New York.- Vicki James Yiannias
Photos: Dimitrios Panagos
Mahy Polymeropoulos was on hand to greet her fans as well as new enthusiasts at the well-attended opening of her solo exhibition “Synchrony of Analogous Comparisons” at the Consulate General of Greece in New York on the evening of March 5.
Consul General of Greece in New York Konstantinos Koutras and others had just attended the annual Greek Independence Day celebration in the Council Chambers at New York’s City Hall honoring Greek-Americans who are dedicated to serving their community.
“Synchrony of Analogous Comparisons”, which follows several exhibitions presented in the last months at the Consulate General, is an example of a cultural service to the community in New York. Consul General Koutras and Popita Koutras have kept the doors to the Consulate General open to the Greek American community with ongoing cultural events accompanied by their warm hospitality—and personalities—since their arrival in New York.The exhibition is open to the public through March 19.
Popita Koutras told the GN that Polymeropoulos’s “wonderful” paintings are “visual music” for her.
The curator of “Synchrony of Analogous Comparisons” Sozita Goudouna, writes about Polymeropoulos’s work in the Conulate General’s introduction to the exhibition: “The artist has gained recognition for her abstract paintings charged with ecological commentary, steeped in references of nature, emotions, the senses and metaphysics. For this show Polymeropoulos has produced large-scale nature paintings which, while abstract, offer a realistic investigation into the artist’s notions of coexistence, humanism and transcendence.”
While the works in the show, noted as being nature paintings, are abstractions, some included hints of the figurative, one being a color field in which there appears to be a wisp of a human profile. Goudouna may (or may not be) verbalizing this perception when she writes, “… Polymeropoulos will be taking on the immersive subject of eco-aesthetics, observing the natural forces and humanity’s place in a world that is in a constant flux, as well as alluding to the anthropocene and to ways that humans can help shift the irreversible catastrophe of the earth.”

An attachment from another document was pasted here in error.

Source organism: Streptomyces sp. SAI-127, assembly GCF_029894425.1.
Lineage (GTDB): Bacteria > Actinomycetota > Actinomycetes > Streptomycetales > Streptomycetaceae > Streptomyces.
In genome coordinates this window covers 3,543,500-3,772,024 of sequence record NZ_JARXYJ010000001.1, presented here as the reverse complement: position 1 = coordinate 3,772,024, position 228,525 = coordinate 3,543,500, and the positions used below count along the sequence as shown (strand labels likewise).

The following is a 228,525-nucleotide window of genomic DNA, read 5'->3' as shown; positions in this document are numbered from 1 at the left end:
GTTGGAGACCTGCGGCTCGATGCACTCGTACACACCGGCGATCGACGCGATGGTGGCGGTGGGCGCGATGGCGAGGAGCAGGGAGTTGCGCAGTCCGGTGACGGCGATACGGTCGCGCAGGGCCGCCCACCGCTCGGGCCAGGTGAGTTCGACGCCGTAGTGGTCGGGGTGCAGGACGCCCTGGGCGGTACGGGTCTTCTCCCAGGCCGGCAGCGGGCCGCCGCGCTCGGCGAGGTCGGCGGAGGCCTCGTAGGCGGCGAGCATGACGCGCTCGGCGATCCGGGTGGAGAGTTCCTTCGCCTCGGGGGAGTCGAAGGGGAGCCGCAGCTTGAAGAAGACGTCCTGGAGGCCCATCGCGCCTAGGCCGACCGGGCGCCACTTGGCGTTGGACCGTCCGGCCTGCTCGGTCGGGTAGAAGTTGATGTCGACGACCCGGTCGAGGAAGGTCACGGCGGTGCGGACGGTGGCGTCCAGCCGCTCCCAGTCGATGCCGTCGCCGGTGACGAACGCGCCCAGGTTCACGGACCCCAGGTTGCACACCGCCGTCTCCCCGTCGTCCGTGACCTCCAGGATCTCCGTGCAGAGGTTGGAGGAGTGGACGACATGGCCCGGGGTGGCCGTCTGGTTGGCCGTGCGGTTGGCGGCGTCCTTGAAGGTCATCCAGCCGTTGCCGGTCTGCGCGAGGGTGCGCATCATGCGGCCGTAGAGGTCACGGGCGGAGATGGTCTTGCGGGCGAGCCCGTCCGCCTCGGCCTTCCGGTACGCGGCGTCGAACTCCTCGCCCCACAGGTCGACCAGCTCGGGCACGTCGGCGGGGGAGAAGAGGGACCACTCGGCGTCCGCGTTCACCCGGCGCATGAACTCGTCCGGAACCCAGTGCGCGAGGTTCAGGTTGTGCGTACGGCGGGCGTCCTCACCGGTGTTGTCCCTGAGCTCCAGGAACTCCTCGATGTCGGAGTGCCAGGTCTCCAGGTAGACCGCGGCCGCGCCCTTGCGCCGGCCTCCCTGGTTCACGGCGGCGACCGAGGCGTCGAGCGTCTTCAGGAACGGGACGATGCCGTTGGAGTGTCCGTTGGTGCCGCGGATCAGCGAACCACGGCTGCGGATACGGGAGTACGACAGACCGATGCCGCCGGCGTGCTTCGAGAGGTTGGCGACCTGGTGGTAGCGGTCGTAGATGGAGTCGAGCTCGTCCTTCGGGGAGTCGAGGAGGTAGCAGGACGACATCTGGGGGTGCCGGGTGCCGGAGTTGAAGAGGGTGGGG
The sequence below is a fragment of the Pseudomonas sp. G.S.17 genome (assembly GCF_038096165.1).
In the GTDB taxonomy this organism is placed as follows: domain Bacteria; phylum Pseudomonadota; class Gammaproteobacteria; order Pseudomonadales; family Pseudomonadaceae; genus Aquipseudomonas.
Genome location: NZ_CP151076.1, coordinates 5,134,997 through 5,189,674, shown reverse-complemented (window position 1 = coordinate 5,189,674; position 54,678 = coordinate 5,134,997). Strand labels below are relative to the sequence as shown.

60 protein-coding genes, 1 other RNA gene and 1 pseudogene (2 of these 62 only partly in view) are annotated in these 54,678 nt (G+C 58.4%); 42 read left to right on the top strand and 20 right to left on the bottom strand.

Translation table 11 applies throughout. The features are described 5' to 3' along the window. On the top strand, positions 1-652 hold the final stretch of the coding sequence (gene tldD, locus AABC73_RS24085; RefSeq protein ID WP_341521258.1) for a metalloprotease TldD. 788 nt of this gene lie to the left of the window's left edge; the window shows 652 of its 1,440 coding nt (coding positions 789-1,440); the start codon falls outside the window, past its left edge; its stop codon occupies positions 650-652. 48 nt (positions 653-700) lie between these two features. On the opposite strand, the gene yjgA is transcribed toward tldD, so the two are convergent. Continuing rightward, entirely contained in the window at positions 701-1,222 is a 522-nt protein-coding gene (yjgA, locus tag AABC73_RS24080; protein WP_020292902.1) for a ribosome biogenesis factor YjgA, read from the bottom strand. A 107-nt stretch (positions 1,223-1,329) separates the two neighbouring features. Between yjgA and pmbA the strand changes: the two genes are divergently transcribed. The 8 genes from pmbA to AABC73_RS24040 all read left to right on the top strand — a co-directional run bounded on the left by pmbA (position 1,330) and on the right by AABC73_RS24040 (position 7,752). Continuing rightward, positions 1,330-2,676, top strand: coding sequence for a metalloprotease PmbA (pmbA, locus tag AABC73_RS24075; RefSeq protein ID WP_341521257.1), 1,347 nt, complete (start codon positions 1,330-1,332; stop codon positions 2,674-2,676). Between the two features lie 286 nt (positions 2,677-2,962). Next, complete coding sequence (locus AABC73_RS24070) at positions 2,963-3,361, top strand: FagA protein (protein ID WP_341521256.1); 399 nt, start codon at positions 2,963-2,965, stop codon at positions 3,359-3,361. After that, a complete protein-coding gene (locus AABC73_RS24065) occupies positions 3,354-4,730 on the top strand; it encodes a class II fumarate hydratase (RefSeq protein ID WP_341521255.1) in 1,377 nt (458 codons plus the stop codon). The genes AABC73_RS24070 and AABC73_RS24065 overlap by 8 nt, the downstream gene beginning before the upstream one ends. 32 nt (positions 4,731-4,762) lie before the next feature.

Having read Goudouna’s description of the works in which she states that the Polymeropoulos’ paintings offer “a realistic investigation into the artist’s notions of coexistence, humanism and transcendence”, and knowing that the show is comprised of an entirely new body of work created specifically for the Consulate exhibition, this viewer anticipated a more cohesive sort of dynamism running through the works, however diverse they might be.
Polymeropoulos also explains her work in a dense statement in the announcement of the exhibition as well as on her website, both in the distancing third person. The website reads: “Mahy Polymeropoulos’ post-fauvist and abstract oeuvre employs intense color as means to express light and space, her artistic practice operates in an idiosyncratic atmosphere where the artist’s emotional state, unconscious and personal inner vision become the vocabulary for her to express and communicate subtle and complex narratives that redefine notions of form and pure color.” It can be said that the teacher’s adage that a work should speak for itself rather than relying on verbal interpretation holds true in both instances.
Among her more colorful paintings are the partial-image cover picture on the “Mahy Polymeropoulos” Facebook page and on the General Consulate’s invitation to the exhibition, seen below, in which the color values are reminiscent of chiaroscuro. Successfully playing with space, this painting seems to communicate the “personal inner vision”, the artist refers to, and is one of the best in the show.
Mahy Polymeropoulos earned a BA in Studio Art from the University of Maryland and works primarily in painting, sculpture and the creation of installations. She has had many solo shows, been in numerous group exhibitions, and has exhibited her work in Greece and the U.S. beginning in 1978. Polymeropoulos’ work is in the permanent collection of the Embassy of Greece and the De Chirico museum in Volos, and is in private collections.
Exhibition hours: Monday -Friday, 9:00 a.m. – 2:30 p.m.
General Consulate General of Greece, 69 East 79 Street, New York
Go to: www.mahydimitrioupolymeropoulos.com and Mahy Polymeropoulos on Facebook to see her work and read more about the artist.